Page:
Wednesday, 25 November 2015

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Crash victim speaks out after Cumbrian driver fails to get fine reduced

Judges have thrown out a woman’s appeal against a £3,000 fine for causing a crash which left her passenger with life-threatening injuries.

Rachael Farrell photo
Rachael Farrell

Amber Sullivan, 20, lost control of her Volkswagen Polo car careering across the road and slamming into a tree.

Her passenger, 34-year-old Rachael Farrell, from Lowca, near Whitehaven, suffered “devastating” injuries, including a smashed collar bone and a broken neck.

The mum-of-two told how her injuries turned her life upside down, robbing her of her dream of working as a horse riding tutor.

Sullivan, 20, of Bowthorn Road, Cleator Moor, was fined at Carlisle Crown Court last August after she admitted driving without due care and attention.

She was also told to pay £1,500 costs, banned from driving for six months and ordered to take another test.

But Sullivan this week challenged her sentence at London’s Criminal Appeal Court, with her lawyers arguing the fine was “too high”.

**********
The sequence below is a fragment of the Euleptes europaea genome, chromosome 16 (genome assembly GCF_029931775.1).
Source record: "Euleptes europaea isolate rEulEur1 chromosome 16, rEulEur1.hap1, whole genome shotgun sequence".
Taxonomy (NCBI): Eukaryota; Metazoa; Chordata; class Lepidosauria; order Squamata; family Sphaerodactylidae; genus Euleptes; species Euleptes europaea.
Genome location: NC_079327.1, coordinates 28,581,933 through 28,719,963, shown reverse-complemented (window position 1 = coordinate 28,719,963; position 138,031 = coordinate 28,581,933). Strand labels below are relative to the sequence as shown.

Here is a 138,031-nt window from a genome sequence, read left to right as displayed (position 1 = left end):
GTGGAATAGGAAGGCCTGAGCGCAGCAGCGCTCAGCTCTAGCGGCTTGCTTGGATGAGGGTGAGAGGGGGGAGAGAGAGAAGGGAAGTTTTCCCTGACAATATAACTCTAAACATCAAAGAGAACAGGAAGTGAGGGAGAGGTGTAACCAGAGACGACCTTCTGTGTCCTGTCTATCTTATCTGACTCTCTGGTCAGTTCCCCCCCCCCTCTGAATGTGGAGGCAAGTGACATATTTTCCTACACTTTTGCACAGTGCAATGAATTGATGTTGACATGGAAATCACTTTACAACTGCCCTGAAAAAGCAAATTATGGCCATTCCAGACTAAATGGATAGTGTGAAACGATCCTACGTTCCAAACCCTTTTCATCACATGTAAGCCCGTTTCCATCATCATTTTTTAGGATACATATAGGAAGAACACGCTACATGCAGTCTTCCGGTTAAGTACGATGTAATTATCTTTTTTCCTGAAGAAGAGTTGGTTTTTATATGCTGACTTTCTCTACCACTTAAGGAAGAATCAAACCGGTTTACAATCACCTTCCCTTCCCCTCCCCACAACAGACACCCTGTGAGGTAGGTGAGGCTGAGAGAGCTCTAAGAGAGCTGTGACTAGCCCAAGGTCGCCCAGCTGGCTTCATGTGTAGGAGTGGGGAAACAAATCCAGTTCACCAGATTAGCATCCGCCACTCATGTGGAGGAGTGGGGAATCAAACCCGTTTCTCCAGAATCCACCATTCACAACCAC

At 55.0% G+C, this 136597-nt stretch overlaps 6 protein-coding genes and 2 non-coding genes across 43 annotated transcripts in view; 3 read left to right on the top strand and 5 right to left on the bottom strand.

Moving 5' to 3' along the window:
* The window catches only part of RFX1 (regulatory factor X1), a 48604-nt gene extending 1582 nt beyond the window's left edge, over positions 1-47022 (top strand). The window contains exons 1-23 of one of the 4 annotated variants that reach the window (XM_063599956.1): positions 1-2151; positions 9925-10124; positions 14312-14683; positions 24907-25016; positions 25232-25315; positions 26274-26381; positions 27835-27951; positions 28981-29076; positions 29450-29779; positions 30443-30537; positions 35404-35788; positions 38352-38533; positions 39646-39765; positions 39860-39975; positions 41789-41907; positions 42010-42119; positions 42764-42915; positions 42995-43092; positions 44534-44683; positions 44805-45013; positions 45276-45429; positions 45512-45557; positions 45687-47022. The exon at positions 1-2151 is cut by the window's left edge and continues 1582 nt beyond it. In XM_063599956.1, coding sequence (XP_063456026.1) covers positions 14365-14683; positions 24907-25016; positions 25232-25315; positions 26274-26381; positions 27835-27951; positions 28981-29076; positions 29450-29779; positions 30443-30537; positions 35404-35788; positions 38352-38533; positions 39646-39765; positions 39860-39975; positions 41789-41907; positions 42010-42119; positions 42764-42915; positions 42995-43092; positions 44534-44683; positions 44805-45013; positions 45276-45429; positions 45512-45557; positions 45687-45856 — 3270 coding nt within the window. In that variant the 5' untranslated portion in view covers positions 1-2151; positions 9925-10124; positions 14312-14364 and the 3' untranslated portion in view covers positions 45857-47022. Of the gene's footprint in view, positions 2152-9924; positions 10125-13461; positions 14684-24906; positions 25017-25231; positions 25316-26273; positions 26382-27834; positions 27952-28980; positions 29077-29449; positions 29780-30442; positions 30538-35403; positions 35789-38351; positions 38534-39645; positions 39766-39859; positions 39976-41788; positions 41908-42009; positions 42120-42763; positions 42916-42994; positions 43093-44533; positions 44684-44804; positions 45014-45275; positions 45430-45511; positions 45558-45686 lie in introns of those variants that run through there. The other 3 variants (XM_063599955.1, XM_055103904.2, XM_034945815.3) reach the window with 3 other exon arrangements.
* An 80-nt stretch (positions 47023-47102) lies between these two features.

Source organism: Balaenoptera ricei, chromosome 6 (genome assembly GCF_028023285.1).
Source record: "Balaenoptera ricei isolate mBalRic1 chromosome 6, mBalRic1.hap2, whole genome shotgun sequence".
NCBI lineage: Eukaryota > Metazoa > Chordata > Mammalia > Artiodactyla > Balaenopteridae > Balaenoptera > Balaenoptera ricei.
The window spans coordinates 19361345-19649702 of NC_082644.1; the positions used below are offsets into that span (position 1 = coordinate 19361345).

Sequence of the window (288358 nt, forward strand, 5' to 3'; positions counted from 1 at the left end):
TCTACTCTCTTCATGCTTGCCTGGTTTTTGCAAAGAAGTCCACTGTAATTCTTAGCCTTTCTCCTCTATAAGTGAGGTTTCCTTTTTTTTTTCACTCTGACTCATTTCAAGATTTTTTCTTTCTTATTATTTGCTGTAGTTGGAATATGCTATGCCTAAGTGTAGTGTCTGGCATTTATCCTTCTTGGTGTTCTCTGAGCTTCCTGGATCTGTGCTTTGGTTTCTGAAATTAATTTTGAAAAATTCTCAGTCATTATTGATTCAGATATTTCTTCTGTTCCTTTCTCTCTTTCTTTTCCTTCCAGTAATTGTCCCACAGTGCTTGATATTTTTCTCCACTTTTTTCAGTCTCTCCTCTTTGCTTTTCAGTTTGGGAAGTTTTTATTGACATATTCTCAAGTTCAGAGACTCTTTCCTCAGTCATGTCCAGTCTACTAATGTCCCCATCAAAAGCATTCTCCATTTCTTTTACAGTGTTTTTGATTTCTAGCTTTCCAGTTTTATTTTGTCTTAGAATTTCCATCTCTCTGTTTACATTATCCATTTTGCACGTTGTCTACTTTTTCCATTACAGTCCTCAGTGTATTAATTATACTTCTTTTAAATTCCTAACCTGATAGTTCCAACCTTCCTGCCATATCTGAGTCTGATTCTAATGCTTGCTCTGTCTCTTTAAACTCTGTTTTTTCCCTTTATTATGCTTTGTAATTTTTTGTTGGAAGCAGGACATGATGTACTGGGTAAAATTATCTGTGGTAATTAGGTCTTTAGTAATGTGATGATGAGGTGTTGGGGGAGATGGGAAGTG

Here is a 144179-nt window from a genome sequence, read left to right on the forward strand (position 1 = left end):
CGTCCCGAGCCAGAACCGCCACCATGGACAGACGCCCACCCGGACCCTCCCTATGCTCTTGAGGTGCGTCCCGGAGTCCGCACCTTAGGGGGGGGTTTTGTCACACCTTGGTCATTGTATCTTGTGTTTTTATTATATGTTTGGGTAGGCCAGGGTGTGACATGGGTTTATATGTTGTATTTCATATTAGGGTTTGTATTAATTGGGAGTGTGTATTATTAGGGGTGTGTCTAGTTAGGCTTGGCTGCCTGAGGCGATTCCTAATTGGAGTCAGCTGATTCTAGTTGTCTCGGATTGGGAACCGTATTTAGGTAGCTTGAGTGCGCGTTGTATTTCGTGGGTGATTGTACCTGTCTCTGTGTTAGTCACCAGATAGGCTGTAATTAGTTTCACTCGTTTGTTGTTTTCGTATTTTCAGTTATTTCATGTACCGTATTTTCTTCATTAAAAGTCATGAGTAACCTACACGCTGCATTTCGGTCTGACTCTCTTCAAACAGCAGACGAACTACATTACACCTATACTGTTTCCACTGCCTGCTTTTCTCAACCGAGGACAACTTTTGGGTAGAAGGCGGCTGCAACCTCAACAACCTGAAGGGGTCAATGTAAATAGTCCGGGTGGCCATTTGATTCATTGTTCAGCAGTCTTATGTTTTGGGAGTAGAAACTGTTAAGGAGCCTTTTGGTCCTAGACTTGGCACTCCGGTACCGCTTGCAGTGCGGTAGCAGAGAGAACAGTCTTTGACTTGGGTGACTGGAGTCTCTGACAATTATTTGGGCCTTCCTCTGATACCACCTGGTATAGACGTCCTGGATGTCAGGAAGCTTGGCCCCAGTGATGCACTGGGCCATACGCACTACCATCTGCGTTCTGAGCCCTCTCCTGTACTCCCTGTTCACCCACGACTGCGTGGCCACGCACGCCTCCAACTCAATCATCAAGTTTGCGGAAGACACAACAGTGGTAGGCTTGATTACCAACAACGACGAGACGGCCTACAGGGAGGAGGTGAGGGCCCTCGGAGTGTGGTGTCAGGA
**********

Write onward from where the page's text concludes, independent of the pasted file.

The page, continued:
Her appeal was dismissed by three of the country’s most senior judges, who said that £3,000 was “not excessive” and that she had no cause for complaint.

Sullivan was giving Miss Farrell a lift to a horse event in Morpeth on July 17 2011, when she lost control of her car as she took a left-hand bend on the A66 at Broughton Cross.

Although she wasn’t speeding, the court heard she was an inexperienced driver and her speed was too fast for the conditions.

The passenger-side took the brunt of the impact. As a result, Miss Farrell suffered multiple injuries and had to be cut free from the car.

Judge Peter Beaumont QC told the court that the injuries had “devastating consequences” for her.

Speaking yesterday, Ms Farrell said: “I was in intensive care for more than a week and in hospital for eight weeks.

“They didn’t know whether I’d ever be able to walk again. I’ve only just finished having physiotherapy.”

She is grateful she survived for the sake of her family, particularly her children Georgina, 10, and Harry, six, partner Luke Naylor, 32, and parents Linda and Hoard Farrell.

She added: “I’m pleased with the outcome of the court case. She should have accepted her punishment. I used to ride horses for a living, and when the accident happened I was just weeks away from qualifying as an instructor.

“That was my dream, but my neck hasn’t healed, and now I can’t do that. I’m never going to be like I was.”

Rachael thanked everybody who has helped her, including her friends Laura Love, and Lisa Rooney, and PC Andy Laverick.

Sullivan’s lawyers argued the fine was too hefty, saying the crown court judge placed too much weight on the fact she owned a horse.

Dismissing the appeal, Judge Beaumont said the judge was entitled to take that into account when setting the level of the fine.


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